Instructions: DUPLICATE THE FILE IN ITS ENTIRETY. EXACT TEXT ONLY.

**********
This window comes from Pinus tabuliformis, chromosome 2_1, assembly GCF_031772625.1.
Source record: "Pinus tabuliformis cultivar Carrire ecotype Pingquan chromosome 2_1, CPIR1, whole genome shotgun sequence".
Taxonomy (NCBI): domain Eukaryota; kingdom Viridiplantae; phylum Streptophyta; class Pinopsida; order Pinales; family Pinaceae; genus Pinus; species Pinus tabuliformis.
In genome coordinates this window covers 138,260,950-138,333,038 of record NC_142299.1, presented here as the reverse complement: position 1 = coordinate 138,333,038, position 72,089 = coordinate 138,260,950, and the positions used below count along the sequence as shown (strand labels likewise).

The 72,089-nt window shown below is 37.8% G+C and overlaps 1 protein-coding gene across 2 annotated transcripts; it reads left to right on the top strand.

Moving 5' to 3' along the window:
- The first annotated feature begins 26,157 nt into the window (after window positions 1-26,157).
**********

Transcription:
This window comes from Pinus tabuliformis, chromosome 2_1, assembly GCF_031772625.1.
Source record: "Pinus tabuliformis cultivar Carrire ecotype Pingquan chromosome 2_1, CPIR1, whole genome shotgun sequence".
Taxonomy (NCBI): domain Eukaryota; kingdom Viridiplantae; phylum Streptophyta; class Pinopsida; order Pinales; family Pinaceae; genus Pinus; species Pinus tabuliformis.
In genome coordinates this window covers 138,260,950-138,333,038 of record NC_142299.1, presented here as the reverse complement: position 1 = coordinate 138,333,038, position 72,089 = coordinate 138,260,950, and the positions used below count along the sequence as shown (strand labels likewise).

The 72,089-nt window shown below is 37.8% G+C and overlaps 1 protein-coding gene across 2 annotated transcripts; it reads left to right on the top strand.

Moving 5' to 3' along the window:
- The first annotated feature begins 26,157 nt into the window (after window positions 1-26,157).